Edit: Also, please read my reply to tompudding. I think I did a better job there explaining the main idea behind (3).

Anyway those were my 2 cents. If this stuff was brought up already then I hope someone can give me links to those topics.

Also, no link to my game since this would defeat the purpose of the whole post :)


16 Responses to “My thoughts on Ludum Dare (and how to make it better)”

  1. Os_Reboot says:

    I agree with this – especially #1. Its silly that we can’t even edit past comments. +1 for tagging, hope @mikekasprzak adds that in the new site.

  2. tompudding says:

    I don’t agree with number 3 at all. By far the best feature of Ludum Dare is that despite my poor skill level, the system encourages people to play my game and give me feedback. Yes maybe playing unpolished and unfinished games is not as much fun as playing the top games from professional gamedevs, but it’s gratifying and helpful for the developers of those games, especially as they’re doing the same thing for others.

    • Psyho says:

      Well I agree that (3) is a risky change that maybe won’t benefit everyone (it’s hard to tell, but IMHO it’s worth the try). My line thought is that currently “Play and Rate Games” is not working very well, so I’d like to “fix it” so that more people will use it.

      Anyway, I’ll reiterate my main points (which may have been lost since I’m not the best guy to clearly state my point):

      – First of all, you don’t fall into the category of very weak games that I mentioned (I made a very quick glance over your game). I really don’t want to give any direct examples, but the cases I’m talking about are those where for example there’s no gameplay or the game hangs up after 10 seconds. I really doubt if there’s big difference if they are going to get 20 or 40 votes. The comments are all going to be same (“nice [insert element that was present in the submission]”, “keep up the good work!”, “it looks like it could’ve been fun if it worked”). Honestly, I want to give feedback to someone who can actually use it. If we can reduce slightly the probability of getting such games, then I think it’s a win for almost everyone.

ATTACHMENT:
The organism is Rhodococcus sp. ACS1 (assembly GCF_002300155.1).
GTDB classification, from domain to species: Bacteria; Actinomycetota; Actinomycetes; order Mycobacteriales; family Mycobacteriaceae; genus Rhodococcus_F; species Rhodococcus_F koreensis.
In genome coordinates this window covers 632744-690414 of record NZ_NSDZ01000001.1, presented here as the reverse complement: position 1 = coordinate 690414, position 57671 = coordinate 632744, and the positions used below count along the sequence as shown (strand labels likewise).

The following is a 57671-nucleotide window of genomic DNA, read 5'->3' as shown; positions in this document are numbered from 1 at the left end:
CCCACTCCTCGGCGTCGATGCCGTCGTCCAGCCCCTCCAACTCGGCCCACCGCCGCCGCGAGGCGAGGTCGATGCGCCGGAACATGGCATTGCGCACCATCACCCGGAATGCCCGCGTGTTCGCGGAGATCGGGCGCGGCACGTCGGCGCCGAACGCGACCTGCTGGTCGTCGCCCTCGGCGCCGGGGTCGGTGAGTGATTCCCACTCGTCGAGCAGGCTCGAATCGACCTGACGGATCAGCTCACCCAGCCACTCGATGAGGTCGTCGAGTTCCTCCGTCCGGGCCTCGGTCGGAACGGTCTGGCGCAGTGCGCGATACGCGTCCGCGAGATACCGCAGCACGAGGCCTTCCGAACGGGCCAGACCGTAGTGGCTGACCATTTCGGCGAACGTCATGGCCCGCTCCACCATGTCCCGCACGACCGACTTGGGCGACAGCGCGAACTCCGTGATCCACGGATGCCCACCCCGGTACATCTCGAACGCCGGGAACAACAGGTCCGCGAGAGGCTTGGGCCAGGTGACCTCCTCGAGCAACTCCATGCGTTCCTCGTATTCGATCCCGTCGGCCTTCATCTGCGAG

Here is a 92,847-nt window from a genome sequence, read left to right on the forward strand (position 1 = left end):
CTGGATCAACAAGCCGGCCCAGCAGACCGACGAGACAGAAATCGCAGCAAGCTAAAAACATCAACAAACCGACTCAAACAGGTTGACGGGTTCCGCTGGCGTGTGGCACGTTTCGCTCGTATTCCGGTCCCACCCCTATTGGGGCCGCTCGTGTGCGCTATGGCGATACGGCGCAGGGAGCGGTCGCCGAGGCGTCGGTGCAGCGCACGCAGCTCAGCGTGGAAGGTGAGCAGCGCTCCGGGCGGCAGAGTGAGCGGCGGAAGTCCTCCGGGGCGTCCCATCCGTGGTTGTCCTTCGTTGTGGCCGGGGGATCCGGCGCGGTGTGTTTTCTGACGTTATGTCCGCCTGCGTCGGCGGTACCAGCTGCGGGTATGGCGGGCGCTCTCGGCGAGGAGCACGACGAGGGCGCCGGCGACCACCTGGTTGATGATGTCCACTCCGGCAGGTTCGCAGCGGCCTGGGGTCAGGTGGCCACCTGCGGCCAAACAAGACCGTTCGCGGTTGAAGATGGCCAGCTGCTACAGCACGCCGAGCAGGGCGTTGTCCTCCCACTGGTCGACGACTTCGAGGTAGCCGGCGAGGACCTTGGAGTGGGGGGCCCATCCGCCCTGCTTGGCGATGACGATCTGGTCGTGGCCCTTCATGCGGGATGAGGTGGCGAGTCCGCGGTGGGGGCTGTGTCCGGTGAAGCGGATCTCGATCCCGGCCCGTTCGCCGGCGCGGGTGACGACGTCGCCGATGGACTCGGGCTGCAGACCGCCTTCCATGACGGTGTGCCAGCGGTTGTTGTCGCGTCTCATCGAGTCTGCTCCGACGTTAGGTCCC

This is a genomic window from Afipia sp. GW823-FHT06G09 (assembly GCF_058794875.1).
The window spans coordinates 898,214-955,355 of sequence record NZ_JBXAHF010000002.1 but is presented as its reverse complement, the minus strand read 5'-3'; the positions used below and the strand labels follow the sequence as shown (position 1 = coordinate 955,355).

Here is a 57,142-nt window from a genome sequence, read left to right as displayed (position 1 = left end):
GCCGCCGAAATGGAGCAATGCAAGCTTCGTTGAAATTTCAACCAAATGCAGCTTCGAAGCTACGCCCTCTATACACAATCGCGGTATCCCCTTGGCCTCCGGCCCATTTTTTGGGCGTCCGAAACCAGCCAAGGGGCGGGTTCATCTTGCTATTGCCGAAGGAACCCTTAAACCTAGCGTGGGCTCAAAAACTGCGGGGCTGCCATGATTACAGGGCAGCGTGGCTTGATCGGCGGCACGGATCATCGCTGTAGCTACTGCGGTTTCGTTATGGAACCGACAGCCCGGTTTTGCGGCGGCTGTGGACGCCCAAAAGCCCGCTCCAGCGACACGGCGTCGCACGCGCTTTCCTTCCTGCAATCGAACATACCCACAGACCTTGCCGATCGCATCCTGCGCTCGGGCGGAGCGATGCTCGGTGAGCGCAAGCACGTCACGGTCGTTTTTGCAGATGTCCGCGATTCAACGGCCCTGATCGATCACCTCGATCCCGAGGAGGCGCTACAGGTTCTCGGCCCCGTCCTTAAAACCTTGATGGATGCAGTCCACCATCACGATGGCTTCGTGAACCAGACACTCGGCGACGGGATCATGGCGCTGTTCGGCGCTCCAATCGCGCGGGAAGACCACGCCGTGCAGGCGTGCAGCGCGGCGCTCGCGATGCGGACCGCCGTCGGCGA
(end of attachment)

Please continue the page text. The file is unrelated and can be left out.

– I hope that when “Play and Rate games” is more entertaining for everyone, more people will use it. The end result would be that those games still receive similar amount of votes, but now there’s much less self-promotion since it’s way less effective (how about limiting the amount of posts someone can make?). People spent less time on searching good games, since the system actually recommends them better games on average.

      – Ideally, there should no way of voting for games that you have hand-selected. I understand that it’s a pity to waste someone’s vote — if someone had already played a game, why not let him/her vote since we’re fighting for the overall increase of the number of votes? At the same time, it’s unfair. So every small step we can do, to reduce the number of games that are played by hand-selection, is IMHO a good one.

      • drludos says:

        Interesting thoughts!

        Thanks for sharing this, even if I’m not really convinced by your idea. I understand your point that the current rating system is perfectible, but, for my first LD (this is my third) I actually found the rating system to be a strong point of the LD event: I think I ended up by having something like 30-40 ratings and comments in total, with a lot of motivational but also game improvement related comments (and it actually motivated me to continue working on it to release an improved version, which I’m still working on).